New tab management feature going to Chrome. You need Chrome Canary to try out this new “tab scrolling” feature, but it’s worth a separate installation.
When enabled, the strip of open tabs at the top of Chrome extends “beyond” the window border. As you add more, instead of making each tab smaller and making them a bigger mess, new tabs will appear below the scrollable strip.
You can navigate the scrollable strip by clicking on the small three-dot icons that appear next to the tab strip. This approach is more advanced than Chrome traditionally displays open tabs, but it is still in beta, so changes are likely to occur before it is brought to the default version of Chrome.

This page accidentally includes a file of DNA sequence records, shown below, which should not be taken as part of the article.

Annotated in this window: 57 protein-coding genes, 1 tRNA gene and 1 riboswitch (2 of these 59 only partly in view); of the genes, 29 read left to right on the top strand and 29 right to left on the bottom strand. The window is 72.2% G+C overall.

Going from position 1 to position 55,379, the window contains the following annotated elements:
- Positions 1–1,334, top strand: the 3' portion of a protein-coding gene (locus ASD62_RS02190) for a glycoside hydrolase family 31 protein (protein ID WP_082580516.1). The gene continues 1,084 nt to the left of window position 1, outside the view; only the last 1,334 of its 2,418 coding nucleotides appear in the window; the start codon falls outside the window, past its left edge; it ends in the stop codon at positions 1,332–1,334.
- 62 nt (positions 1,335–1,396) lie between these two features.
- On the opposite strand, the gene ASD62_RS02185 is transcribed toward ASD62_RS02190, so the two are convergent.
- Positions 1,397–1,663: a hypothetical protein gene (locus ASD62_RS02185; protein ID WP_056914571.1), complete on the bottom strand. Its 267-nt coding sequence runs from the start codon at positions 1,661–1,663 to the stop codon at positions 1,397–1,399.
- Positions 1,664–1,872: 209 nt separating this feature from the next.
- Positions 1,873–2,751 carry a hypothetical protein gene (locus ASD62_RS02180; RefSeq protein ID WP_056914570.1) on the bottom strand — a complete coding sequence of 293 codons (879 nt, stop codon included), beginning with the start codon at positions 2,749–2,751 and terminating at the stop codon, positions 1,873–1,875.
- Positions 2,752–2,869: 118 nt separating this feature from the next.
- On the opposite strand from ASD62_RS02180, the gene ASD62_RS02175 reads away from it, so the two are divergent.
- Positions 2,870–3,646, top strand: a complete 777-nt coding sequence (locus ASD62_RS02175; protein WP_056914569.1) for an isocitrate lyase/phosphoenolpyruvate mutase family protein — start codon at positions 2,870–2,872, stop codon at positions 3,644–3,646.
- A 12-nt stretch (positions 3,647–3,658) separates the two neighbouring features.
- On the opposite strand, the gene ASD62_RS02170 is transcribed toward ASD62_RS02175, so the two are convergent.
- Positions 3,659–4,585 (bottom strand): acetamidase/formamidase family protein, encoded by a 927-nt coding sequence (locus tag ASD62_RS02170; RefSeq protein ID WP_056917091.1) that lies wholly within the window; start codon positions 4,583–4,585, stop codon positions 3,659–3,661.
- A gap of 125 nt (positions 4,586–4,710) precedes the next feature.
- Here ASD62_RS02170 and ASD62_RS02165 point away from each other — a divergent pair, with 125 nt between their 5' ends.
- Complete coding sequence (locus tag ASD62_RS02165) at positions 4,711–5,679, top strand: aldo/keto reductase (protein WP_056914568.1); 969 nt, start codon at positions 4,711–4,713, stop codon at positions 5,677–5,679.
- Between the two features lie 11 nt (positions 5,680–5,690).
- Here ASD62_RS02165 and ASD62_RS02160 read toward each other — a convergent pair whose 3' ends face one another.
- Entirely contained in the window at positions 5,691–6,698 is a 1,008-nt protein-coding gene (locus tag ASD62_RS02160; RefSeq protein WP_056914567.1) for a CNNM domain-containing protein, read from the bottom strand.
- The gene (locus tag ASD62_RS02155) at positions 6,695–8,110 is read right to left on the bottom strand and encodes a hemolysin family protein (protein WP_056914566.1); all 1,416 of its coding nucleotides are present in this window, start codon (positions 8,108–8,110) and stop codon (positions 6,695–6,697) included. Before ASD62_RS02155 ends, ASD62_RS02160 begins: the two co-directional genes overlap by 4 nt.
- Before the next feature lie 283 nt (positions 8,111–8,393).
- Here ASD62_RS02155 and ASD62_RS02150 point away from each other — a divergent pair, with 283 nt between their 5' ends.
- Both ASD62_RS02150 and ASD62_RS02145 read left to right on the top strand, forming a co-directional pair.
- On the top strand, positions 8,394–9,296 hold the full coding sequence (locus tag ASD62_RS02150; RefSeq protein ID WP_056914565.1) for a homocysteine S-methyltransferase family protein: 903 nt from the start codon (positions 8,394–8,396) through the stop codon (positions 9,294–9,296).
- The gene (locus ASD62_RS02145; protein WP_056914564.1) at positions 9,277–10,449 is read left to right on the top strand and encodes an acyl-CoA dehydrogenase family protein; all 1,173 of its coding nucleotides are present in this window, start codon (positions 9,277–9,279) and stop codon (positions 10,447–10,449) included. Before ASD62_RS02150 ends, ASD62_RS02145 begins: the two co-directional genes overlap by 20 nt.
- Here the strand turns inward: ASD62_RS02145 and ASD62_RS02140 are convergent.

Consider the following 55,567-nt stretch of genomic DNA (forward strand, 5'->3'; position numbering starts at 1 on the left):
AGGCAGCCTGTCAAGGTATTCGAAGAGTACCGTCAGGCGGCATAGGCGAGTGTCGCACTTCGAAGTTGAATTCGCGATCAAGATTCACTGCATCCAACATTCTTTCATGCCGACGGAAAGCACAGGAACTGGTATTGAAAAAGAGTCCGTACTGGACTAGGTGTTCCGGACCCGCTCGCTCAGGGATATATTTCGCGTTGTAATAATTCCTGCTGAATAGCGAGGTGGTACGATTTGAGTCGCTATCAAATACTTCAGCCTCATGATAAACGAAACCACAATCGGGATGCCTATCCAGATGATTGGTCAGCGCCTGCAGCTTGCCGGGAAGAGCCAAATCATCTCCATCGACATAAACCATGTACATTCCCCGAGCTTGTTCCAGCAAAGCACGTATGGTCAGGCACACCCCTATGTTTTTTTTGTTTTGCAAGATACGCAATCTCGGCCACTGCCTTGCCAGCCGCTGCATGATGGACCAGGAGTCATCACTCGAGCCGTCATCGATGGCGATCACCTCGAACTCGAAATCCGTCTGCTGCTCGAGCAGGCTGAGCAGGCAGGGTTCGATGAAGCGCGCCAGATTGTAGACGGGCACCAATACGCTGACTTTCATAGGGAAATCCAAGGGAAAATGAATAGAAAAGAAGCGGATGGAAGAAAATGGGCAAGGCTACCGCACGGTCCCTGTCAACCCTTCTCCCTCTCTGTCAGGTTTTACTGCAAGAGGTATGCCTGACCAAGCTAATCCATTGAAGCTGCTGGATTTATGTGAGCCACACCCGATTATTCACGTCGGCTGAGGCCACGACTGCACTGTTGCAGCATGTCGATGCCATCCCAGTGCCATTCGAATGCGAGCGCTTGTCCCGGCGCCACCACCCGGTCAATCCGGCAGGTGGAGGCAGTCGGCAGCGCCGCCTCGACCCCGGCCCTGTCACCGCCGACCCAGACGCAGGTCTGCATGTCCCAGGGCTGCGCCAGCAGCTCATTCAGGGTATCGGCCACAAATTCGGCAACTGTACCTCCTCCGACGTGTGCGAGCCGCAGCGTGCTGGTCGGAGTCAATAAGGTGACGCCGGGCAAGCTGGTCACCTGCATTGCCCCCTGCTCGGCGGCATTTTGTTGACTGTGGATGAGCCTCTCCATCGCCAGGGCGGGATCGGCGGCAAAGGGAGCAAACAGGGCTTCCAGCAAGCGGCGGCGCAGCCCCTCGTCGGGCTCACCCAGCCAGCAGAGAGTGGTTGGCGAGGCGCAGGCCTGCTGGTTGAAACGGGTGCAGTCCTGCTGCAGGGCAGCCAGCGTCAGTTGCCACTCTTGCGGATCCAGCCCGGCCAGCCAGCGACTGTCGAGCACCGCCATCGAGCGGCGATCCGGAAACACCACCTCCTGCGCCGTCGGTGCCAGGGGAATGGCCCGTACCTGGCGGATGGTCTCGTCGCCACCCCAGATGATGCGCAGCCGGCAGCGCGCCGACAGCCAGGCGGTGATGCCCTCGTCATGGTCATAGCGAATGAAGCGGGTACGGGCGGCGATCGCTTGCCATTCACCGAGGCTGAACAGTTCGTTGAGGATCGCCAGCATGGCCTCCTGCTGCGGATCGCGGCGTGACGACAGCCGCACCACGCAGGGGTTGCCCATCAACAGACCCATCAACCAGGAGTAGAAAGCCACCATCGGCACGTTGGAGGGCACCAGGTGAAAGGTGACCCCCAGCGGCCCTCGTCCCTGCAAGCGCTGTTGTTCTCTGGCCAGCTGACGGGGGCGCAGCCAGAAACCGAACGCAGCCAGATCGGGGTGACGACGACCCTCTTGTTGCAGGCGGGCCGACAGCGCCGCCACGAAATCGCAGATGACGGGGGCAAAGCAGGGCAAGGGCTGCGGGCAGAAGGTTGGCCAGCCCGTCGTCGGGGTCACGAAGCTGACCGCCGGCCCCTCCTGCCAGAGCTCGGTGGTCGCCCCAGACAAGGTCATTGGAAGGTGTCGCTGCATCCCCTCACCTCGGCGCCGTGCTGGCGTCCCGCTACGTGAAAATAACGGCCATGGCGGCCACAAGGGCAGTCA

As for Chrome Canary, this is a special edition of the browser that serves as Google’s testing center for all kinds of experimental and incomplete Chrome features. Some of these tests will never be moved to the public version of Chrome, but since tab scrolling is a common feature in Chrome’s rivals Firefox, it is a safe bet that it will be part of the Chrome update in the near future.
Until then, here’s how to enable the experimental tab scrolling feature in Chrome Canary:
- Download and install Chrome Canary.
- Open Chrome Canary and go to chrome: // flags /
- # Search for the Scrollable-tabstrip.
- Enable the scrollable tabstrip using the drop-down menu.
- Apply a change of settings by clicking “Restart art” to restart Chrome Canary.
Bottom Line: We tested this on two different Windows 10 PCs in different sizes. Enabling Chrome Canary’s tab scrolling works well on one, but often crashes the browser into another. Inconsistencies and bugs are common when using beta software, but they are still annoying. If this happens to you, disable the #scrollable-tabs strip or go back to using the old Chrome, which has recently added many new features.